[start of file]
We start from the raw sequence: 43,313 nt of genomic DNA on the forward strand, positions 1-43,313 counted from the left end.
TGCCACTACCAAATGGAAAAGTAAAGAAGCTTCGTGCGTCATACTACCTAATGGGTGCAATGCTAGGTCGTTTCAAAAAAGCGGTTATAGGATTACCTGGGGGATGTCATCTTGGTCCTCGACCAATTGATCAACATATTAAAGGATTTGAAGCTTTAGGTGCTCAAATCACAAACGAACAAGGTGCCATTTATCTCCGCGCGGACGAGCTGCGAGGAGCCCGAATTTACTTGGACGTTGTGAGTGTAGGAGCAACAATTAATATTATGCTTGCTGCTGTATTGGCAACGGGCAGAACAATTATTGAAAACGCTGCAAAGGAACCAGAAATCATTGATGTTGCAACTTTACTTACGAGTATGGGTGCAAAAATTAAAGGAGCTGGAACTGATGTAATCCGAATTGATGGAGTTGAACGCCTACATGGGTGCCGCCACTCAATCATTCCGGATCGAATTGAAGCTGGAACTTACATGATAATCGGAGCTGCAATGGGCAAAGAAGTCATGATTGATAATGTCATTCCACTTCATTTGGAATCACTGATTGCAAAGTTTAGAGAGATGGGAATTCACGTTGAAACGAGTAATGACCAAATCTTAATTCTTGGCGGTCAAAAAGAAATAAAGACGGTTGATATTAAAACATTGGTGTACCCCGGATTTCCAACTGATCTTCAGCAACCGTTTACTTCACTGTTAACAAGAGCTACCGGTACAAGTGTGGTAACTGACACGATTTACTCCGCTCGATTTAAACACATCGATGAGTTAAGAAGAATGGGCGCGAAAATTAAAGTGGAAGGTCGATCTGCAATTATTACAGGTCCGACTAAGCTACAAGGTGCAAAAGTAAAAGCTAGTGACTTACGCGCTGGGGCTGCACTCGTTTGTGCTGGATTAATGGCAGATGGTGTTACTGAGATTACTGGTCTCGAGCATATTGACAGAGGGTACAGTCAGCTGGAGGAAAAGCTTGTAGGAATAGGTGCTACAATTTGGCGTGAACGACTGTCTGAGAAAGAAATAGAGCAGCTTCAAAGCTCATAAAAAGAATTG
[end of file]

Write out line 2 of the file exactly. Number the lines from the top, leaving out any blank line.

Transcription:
TGCCACTACCAAATGGAAAAGTAAAGAAGCTTCGTGCGTCATACTACCTAATGGGTGCAATGCTAGGTCGTTTCAAAAAAGCGGTTATAGGATTACCTGGGGGATGTCATCTTGGTCCTCGACCAATTGATCAACATATTAAAGGATTTGAAGCTTTAGGTGCTCAAATCACAAACGAACAAGGTGCCATTTATCTCCGCGCGGACGAGCTGCGAGGAGCCCGAATTTACTTGGACGTTGTGAGTGTAGGAGCAACAATTAATATTATGCTTGCTGCTGTATTGGCAACGGGCAGAACAATTATTGAAAACGCTGCAAAGGAACCAGAAATCATTGATGTTGCAACTTTACTTACGAGTATGGGTGCAAAAATTAAAGGAGCTGGAACTGATGTAATCCGAATTGATGGAGTTGAACGCCTACATGGGTGCCGCCACTCAATCATTCCGGATCGAATTGAAGCTGGAACTTACATGATAATCGGAGCTGCAATGGGCAAAGAAGTCATGATTGATAATGTCATTCCACTTCATTTGGAATCACTGATTGCAAAGTTTAGAGAGATGGGAATTCACGTTGAAACGAGTAATGACCAAATCTTAATTCTTGGCGGTCAAAAAGAAATAAAGACGGTTGATATTAAAACATTGGTGTACCCCGGATTTCCAACTGATCTTCAGCAACCGTTTACTTCACTGTTAACAAGAGCTACCGGTACAAGTGTGGTAACTGACACGATTTACTCCGCTCGATTTAAACACATCGATGAGTTAAGAAGAATGGGCGCGAAAATTAAAGTGGAAGGTCGATCTGCAATTATTACAGGTCCGACTAAGCTACAAGGTGCAAAAGTAAAAGCTAGTGACTTACGCGCTGGGGCTGCACTCGTTTGTGCTGGATTAATGGCAGATGGTGTTACTGAGATTACTGGTCTCGAGCATATTGACAGAGGGTACAGTCAGCTGGAGGAAAAGCTTGTAGGAATAGGTGCTACAATTTGGCGTGAACGACTGTCTGAGAAAGAAATAGAGCAGCTTCAAAGCTCATAAAAAGAATTG